The IRS is nosy. They want you to report everything! They want to know how much you make, how much you spend, how you calculate it, and so on. While simply including the amount and the method of valuation will suffice for most numbers on your tax return, there’s this subset of transactions that IRS wants a little more information on. These transactions are called reportable transactions. While reportable transactions are most likely not occurring on the average person’s tax return, these are the types of tax rules that can slowly creep up on you as you increase your income, whether that be through a new business venture, increased income, or an inheritance. So, what exactly are reportable transactions? According to Treasury Regulation Section 1.6011-4, treportable transactions fall into five categories.
- Listed transactions – a transaction that is the same or similar to a tax avoidance transaction as determined by IRS notice, regulation, or other published guidance. The IRS maintains a list of recognized and abusive transactions at https://www.irs.gov/businesses/corporations/ listed-transactions.
- Confidential transactions – a transaction between a taxpayer and advisor where a minimum fee is paid to limit disclosure of the tax treatment or tax strategies to protect the advisor’s tax guidance.
- Transactions with contractual protection – a transaction providing the taxpayer with a refund (full or partial) if the intended outcome or benefits of the transactions are not received.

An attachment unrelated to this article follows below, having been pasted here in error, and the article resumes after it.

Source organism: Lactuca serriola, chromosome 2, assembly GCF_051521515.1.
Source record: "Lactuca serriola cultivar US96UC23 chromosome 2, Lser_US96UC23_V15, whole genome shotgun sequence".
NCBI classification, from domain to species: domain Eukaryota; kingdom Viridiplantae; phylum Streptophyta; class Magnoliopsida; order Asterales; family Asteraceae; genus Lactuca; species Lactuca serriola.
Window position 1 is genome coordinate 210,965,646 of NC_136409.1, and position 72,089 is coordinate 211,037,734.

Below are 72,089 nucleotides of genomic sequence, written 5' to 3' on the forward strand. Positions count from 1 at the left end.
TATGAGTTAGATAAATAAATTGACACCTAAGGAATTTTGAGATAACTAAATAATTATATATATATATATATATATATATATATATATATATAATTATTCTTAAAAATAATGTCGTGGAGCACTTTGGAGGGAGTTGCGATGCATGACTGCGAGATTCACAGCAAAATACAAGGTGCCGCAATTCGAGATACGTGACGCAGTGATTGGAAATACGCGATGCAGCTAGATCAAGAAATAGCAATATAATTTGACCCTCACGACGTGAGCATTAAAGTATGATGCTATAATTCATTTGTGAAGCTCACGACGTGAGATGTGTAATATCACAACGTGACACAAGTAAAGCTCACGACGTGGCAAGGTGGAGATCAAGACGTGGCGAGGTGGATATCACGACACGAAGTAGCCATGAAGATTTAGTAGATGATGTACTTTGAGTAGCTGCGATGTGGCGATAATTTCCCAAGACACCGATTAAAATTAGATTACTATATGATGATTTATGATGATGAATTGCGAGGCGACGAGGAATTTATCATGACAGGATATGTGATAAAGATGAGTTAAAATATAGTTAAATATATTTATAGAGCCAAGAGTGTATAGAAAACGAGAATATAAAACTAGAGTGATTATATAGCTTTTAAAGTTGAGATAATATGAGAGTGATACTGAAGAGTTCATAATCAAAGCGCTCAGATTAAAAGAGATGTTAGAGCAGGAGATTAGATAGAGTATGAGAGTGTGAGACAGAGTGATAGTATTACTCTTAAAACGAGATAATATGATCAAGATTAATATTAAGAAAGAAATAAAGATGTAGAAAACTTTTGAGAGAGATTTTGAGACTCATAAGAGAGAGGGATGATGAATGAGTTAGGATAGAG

- Loss transactions – a section 165 loss—a loss due to wagering, theft, capital, worthless securities, disaster, insolvent financial institutions—meeting a minimum loss amount based on the taxpayer legal formation status as either an individual, a trust, a partnership, an S corporation, and corporations
- Transactions of interest – a transactions that the IRS has determined as a transaction of interest by notice, regulation, or other published guidance. The IRS maintains a list of transactions of interest at https://www.irs.gov/businesses/corporations/transactions-of-interest.
Here’s some free advice: report these transactions. Use IRS Form 8886, which is basically two pages of the IRS inquiring about the how and who of the associated tax benefit. But, if you feel so inclined not to report these transactions, the IRS has a penalty for failure to disclose reportable transactions information. The penalty is 75% of the reduction in the tax reported due to the transaction or the tax that would have resulted if the transaction were respected for federal tax purposes. The maximum penalty varies based on the type of reportable transactions, with the largest penalties being $100,000 for individual/$200,000 for all other entities for listed transactions.